Hepatitis B & Hepatitis C

Hepatitis B is an infectious disease caused by the hepatitis B virus (HBV) that affects the liver; it is a type of viral hepatitis.    It is transmitted by blood and body fluids from an infected person.  It can cause both acute and chronic infection.[1] Many people have no symptoms during the initial infection.[1] In acute infection, some may develop a rapid onset of sickness with vomiting, yellowish skin, tiredness, dark urine, and abdominal pain. Often these symptoms last a few weeks and rarely does the initial infection result in death.[1][9] It may take 30 to 180 days for symptoms to begin.[1] In those who get infected around the time of birth 90% develop chronic hepatitis B while less than 10% of those infected after the age of five do.[4]


At least 391 million people, or 5% of the world’s population, had chronic HBV infection as of 2017.   While another 145 million cases of acute HBV infection occurred that year. Regional prevalences range from around 6% in Africa to 0.7% in the Americas.


The primary method of transmission reflects the prevalence of chronic HBV infection in a given area. In low prevalence areas such as the continental United States and Western Europe, injection drug abuse and unprotected sex are the primary methods,


Hepatitis C is an infectious disease caused by the hepatitis C virus (HCV) that primarily affects the liver; it is a type of viral hepatitis.  During the initial infection people often have mild or no symptoms. Occasionally a fever, dark urine, abdominal pain, and yellow tinged skin occurs. The virus persists in the liver in about 75% to 85% of those initially infected. Early on chronic infection typically has no symptoms. Over many years however, it often leads to liver disease and occasionally cirrhosis.[1] In some cases, those with cirrhosis will develop serious complications such as liver failure, liver cancer, or dilated blood vessels in the esophagus and stomach.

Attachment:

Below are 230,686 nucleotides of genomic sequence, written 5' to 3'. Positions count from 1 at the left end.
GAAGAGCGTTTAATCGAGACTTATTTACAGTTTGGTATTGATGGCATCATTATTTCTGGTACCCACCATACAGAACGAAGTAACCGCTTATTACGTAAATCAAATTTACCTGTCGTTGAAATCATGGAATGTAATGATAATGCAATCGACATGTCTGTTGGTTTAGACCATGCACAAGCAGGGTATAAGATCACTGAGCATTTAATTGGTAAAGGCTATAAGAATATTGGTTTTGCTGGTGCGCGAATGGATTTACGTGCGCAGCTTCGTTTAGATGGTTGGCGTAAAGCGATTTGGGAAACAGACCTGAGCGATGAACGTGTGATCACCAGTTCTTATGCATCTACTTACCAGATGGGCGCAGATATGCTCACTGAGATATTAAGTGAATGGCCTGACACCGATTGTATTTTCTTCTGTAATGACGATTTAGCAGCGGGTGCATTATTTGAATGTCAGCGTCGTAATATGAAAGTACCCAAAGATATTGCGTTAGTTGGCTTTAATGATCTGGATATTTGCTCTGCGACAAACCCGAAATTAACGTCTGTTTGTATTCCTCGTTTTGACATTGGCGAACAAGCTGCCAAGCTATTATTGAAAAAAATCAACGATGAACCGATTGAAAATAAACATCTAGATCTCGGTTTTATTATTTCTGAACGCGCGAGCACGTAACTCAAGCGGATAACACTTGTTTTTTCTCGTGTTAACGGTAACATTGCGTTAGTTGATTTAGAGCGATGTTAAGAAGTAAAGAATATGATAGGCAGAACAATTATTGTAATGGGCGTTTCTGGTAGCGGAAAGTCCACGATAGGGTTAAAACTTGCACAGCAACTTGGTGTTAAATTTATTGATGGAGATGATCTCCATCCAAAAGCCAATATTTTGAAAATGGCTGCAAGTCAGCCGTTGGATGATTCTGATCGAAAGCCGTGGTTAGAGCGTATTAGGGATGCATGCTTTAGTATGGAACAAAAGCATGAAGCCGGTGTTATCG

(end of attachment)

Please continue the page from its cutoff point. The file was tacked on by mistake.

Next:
HCV is spread primarily by blood-to-blood contact associated with injection drug use, poorly sterilized medical equipment, needlestick injuries in healthcare, and transfusions.

Diagnosis is by blood testing to look for either antibodies to the virus. In the United States, screening for HCV infection is recommended in all adults age 18 to 79 years old. Chronic infection can be cured more than 95% of the time with antiviral medications